On Thursdays after you feel like a total asshole, you drive Jim home to a cute bungalow with a neatly trimmed front lawn and rose bushes lining the walkway, and Jim says, Catch ya later, boner, and quickly trots up to the front porch where a single light glows faintly like a cloudy half-moon, and after he gives you the wave-off and goes inside and switches off the porch light, you begin to feel the weight of the darkness: how it blooms all around you, opening up like a mouth, and you high-tail it home as if your eagerness and speed will exonerate you, and you slide into bed beside Carol and press yourself against her, drinking in her warmth, her presence, and nom on her earlobe until she wakes and scrunches her face and, in a mock South Boston accent, an inside joke worn thin between you two, she says, You smell like a bar, and you make love to her not like it’s a partnership but like it’s a competition.
On Fridays after you’ve proved something in bed with your wife, you pretend Thursdays never happened, and on Saturdays and Sundays you’re dutiful and doting, all about done dishes and gathered grass clippings and in-law phone calls, and then comes Mondays and Tuesdays and you work hard because hard work is close to Godliness and at night after Carol gets home from work she prepares squash soup and potato gnocchi and homemade ice-cream for dessert, and you thank her profusely until she says, I get it, Brody, I get it, you’re grateful, which just pisses you off because you’d kill for a honey or a darling or a sweetie, not Brody, not that, and on Wednesdays you’re scared and anxious and spend the entire day with a lump in your throat, as if someone is trying to pull your heart straight up through your mouth.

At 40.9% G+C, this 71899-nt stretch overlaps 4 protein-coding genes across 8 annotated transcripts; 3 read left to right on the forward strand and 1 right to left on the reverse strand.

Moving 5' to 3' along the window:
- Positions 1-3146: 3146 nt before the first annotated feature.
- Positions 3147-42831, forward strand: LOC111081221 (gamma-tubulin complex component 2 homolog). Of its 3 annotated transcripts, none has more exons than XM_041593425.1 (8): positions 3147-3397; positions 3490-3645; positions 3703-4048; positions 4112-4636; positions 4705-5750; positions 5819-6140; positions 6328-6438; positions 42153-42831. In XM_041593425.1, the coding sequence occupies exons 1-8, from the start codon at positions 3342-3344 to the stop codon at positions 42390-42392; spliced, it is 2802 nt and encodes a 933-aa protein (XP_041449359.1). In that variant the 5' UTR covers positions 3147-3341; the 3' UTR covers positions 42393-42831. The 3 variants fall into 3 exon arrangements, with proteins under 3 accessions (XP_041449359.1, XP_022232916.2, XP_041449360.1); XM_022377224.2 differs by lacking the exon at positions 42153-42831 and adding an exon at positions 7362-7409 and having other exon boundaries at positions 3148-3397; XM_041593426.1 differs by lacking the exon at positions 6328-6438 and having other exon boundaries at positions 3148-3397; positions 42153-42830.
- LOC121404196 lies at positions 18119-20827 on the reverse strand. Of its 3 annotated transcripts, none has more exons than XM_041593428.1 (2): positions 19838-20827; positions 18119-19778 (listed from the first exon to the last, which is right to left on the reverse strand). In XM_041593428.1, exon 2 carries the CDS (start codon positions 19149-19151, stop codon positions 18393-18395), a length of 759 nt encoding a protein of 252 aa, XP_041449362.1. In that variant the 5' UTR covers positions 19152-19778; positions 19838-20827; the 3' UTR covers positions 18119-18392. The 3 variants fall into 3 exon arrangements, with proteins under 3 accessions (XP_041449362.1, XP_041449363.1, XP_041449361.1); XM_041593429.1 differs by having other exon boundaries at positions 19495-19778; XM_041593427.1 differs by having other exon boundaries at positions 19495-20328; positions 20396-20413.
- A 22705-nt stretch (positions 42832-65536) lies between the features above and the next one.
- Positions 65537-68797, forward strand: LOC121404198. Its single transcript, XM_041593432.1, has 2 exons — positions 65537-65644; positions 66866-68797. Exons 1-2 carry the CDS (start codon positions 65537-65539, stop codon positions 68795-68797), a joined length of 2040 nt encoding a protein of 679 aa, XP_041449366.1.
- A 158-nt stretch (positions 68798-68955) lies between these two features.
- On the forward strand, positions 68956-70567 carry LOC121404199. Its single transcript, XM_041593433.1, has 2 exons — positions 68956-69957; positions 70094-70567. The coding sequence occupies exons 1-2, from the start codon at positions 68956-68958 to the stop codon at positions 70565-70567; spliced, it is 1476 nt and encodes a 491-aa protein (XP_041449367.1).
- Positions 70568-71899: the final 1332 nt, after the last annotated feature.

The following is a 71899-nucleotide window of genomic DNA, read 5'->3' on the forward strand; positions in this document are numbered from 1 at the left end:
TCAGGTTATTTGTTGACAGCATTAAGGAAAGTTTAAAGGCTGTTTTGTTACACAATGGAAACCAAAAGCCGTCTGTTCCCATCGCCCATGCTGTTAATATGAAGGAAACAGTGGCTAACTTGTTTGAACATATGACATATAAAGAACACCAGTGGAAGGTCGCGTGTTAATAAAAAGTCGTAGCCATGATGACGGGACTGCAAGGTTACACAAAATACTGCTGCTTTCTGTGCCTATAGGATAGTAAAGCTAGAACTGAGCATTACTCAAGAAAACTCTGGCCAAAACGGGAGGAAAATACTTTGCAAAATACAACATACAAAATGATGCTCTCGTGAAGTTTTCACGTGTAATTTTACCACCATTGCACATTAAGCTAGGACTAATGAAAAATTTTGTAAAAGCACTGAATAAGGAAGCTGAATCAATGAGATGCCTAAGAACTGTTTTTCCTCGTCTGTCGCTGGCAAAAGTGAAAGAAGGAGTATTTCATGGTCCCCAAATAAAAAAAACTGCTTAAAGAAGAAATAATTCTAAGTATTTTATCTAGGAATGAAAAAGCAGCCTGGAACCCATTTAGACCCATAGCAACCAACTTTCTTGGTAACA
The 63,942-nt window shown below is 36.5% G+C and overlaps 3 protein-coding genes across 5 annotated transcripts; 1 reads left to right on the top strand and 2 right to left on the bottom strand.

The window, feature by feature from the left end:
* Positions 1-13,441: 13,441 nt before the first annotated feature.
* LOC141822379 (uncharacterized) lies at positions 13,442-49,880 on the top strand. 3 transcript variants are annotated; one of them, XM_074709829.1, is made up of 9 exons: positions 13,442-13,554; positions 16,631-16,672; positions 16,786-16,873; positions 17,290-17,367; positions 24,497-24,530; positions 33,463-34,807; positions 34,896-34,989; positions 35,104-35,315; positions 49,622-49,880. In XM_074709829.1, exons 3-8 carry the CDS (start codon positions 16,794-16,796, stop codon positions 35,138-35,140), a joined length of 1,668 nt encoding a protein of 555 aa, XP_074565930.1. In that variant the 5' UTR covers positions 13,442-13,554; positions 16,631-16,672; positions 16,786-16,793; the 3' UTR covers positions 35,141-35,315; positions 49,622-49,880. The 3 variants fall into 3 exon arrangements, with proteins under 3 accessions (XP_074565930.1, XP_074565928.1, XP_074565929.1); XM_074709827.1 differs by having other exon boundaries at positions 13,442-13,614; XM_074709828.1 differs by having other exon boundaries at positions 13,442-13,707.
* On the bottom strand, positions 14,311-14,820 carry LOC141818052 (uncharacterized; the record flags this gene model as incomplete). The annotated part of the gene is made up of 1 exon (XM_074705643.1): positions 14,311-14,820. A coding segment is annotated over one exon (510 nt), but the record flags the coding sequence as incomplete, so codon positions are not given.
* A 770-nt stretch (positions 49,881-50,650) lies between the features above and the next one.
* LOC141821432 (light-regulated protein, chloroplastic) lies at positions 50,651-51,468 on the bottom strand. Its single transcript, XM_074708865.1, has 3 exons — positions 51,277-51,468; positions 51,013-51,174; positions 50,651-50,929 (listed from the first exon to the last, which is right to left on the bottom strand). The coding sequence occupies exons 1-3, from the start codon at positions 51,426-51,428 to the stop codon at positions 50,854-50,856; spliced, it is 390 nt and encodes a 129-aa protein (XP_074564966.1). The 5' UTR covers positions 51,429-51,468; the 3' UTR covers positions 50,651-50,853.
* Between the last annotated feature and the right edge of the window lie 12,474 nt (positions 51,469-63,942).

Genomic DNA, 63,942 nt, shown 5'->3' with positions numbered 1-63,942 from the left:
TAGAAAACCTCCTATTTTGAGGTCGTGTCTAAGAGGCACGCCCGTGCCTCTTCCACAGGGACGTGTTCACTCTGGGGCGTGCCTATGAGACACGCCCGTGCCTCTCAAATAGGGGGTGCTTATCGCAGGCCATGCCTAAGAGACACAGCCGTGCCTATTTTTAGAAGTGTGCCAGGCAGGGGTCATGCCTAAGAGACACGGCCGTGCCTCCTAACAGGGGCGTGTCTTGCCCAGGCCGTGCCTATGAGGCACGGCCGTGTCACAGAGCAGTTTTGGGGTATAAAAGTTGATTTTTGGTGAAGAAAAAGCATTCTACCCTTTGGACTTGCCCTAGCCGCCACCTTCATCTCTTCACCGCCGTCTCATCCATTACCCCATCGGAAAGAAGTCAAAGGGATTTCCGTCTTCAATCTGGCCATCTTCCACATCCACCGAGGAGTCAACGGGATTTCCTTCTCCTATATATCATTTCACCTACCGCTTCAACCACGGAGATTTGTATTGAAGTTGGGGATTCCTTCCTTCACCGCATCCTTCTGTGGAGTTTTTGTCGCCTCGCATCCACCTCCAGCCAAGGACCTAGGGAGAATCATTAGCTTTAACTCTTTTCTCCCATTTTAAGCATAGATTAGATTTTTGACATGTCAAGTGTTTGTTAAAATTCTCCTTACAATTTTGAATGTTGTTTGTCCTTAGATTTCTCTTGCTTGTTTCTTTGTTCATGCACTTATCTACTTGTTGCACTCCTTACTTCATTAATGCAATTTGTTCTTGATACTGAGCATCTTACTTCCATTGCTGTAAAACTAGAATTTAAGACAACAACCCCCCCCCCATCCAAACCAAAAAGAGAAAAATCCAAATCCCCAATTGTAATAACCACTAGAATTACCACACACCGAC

Because on Thursdays, after the night has peaked, sometimes Jim lingers in your car when you drop him off, and he seems short and fragile and tells you sometimes it feels as if his head is detaching from his body–severing is the word he uses–like it’s suddenly floating high above and looking down, and you ask Jim if it likes what it sees and he says, Don’t know ‘bout that, but I’m sure yours would, and you just dial up a classic rock station that’s playing The Who and bang your hand on the steering wheel in time with Baba O’Riley and say, You don’t know that, you just don’t know, and Jim cracks a smile and starts fist-pumping along while the synth flutters through the song’s opening, and you bow your head and hold it there, breathing in the notes, and Jim asks what the hell you’re doing, if you’re praying or something, and then even though you try and fight it you flash back to all the girls you’ve driven home, girls as flat and empty as a freshly pulled field, and how their smokey eyes catch moonlight and resemble prayers, and how they’re not your wife Carol but young, so young, and new, so new, and how on Thursdays you bend down and scoop them up from their front stoops and take them inside and answer what you imagine those prayers to be, on top and from behind, on the kitchen table or bent over a stool, all kinds of salvation, and in the glow of the radio dial you can see the grime smudged into your hands and try to rub it away, and when Jim, who’s been air-guitaring the entire time asks if you’re alright, you say, No, I’m not, and when the rashes of dirt won’t come off you start licking your hands like a manic alley cat, your mouth filling with a rotten, tin-can taste, and Jim just stares at you and you face him and say, You’re the bottom feeder, Jim, not me, not me, not me, you, and his face screws up in confusion and suddenly it’s like you’re both in high school again and Jim punches you in the arm and says, You’re a dick, and then quickly storms up the walkway to his porch without a wave, leaving you there as Keith Moon’s drum fill thunders through the car, the BA-DUM-BA-BA-DUM-DUM-BA-BA-DUM ringing hard in your head, and when Jim snaps off the porch light the darkness opens up and you have the urge to drive somewhere, anywhere and fast, to escape, except you have no idea where you would go, and then it hits you that you’re caught in some weird space between coming and going, between home and away, and now it’s you, just you, on a Thursday, alone.